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I'm planning on shooting a short film in about 2 weeks with my Nikon d5300. Since its aAutofocus is unusable for video (it's great for photos, but too slow to be used for video in live view), I decided to manually focus. There will be many close-up shots (i.e. the actor's face, maybe a bit of the shoulders) with a shallow depth of field (up to f/1.8, 35mm). Often, the distance to the subject will vary throughout the shot as there will be camera movement.

So I figured I need to practice manual focussing. How? Do I simply take an object, record a video, move the camera and try to keep in in focus? Do you have any other tips?


Update

I still did not get to shoot the short film as planning didn't go as expected and then, I had a lot of stress with school. However, the answers so far are great in that they explain how MF is usually done on a higher budget. I still however miss how I can practice focussing manually.

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Ever see the credit for "focus puller" in a film's credits? That's a single person's job, just to keep the camera focus where it should be on a moving shot (or even for changing the focus point at the right time in an otherwise static shot).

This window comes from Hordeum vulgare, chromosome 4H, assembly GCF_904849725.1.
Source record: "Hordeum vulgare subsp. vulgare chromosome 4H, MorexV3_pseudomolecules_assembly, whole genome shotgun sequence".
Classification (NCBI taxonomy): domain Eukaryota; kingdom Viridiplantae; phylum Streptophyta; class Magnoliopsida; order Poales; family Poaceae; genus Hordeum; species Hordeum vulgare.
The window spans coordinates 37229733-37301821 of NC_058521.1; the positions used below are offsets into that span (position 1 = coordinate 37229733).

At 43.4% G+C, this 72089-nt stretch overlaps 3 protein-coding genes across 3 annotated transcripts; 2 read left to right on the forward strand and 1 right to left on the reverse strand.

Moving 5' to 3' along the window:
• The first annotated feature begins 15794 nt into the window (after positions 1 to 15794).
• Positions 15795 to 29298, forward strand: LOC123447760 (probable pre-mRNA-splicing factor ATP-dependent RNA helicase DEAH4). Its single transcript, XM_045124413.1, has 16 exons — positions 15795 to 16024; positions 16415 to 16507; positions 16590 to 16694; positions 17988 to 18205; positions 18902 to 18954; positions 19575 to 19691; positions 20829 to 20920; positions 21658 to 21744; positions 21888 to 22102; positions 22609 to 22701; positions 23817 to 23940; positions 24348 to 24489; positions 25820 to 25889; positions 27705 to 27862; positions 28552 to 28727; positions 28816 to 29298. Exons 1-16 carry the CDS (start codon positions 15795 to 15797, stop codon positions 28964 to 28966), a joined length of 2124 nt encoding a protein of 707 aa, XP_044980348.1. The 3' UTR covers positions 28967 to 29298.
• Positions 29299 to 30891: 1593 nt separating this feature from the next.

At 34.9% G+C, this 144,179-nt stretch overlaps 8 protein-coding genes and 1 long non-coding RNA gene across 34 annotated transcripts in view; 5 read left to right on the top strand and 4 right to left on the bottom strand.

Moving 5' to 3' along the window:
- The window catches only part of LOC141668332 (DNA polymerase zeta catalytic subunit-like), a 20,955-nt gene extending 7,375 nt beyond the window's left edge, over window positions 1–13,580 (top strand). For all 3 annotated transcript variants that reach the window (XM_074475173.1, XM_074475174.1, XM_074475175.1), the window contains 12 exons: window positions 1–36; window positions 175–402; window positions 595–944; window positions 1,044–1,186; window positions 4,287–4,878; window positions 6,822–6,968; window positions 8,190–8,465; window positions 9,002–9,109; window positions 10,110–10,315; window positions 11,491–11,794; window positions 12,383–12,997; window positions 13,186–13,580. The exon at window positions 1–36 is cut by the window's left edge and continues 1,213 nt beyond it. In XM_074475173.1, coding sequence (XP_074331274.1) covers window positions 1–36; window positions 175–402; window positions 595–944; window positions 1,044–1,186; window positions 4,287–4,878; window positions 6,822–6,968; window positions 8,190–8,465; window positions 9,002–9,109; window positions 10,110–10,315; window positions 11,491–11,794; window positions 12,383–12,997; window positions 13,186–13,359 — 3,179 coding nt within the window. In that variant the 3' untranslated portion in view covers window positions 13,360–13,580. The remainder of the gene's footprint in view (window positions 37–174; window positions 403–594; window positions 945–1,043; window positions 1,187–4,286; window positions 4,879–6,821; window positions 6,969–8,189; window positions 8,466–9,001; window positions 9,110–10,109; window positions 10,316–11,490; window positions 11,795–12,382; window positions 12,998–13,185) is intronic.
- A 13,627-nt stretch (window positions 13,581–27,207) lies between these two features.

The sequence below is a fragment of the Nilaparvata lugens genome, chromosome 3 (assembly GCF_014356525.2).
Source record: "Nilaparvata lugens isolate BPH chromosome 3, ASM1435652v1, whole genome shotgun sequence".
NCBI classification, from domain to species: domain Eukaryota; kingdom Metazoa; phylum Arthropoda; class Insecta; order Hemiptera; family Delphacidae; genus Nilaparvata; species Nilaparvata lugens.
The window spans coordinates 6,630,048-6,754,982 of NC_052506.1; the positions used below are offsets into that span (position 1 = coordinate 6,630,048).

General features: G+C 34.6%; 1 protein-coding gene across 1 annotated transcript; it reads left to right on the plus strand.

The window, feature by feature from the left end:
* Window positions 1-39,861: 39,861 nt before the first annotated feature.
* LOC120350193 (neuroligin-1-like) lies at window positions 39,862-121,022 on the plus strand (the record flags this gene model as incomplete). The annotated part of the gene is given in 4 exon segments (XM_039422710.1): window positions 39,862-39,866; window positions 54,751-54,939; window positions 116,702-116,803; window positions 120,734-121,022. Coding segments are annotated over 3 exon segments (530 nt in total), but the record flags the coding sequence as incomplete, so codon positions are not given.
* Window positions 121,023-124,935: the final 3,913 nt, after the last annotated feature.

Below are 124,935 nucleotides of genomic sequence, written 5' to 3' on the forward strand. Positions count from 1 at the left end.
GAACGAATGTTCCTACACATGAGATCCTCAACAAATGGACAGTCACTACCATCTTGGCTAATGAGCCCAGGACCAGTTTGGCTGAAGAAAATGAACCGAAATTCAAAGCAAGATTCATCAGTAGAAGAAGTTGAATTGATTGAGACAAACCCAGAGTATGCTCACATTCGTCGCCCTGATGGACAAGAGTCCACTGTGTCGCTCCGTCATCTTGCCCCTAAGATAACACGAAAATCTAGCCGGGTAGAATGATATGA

Usually the shot would be blocked out before hand, and they would work out exactly where the object of focus is going to be throughout the shot - they know in advance exactly where the focus needs to be at what time, and that person will make those focus adjustments as the shot is filmed, while other independent operators are moving, zooming, tracking, etc the camera. If your camera has the ability for the focus to be remote controlled via a pre-programmed sequence, that is also an option (usually you would remote control the camera movement as well, so it is all in sync).

Trying to manually track the focus while you're also operating the rest of the camera will be difficult to achieve accurately. I would consider breaking up your shots if possible, and cutting between more static shots. Otherwise just rehearse the shots as much as you can - it's not that it can't be done, but there's a reason films have an independent person working on just that task.

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    This is a good answer. I might add a mention of a "follow focus" device, and that the 1st AC (First Assistant Camera) position often acts as a focus puller when no separate focus puller is available. – Jason Conrad May 18 at 17:26
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Don't try to judge critical focus from the viewfinder on the back of the camera. They are usually far too low resolution to be able to tell if things are pin-sharp or not (even with a loupe device). You'll need an external monitor, the higher resolution the better. You can use focus assist if your camera has it, which adds a highlight colour to sharp edges. This is useful for run-n-gun situations but again for critical focus relying on that alone will often result in disappointment.

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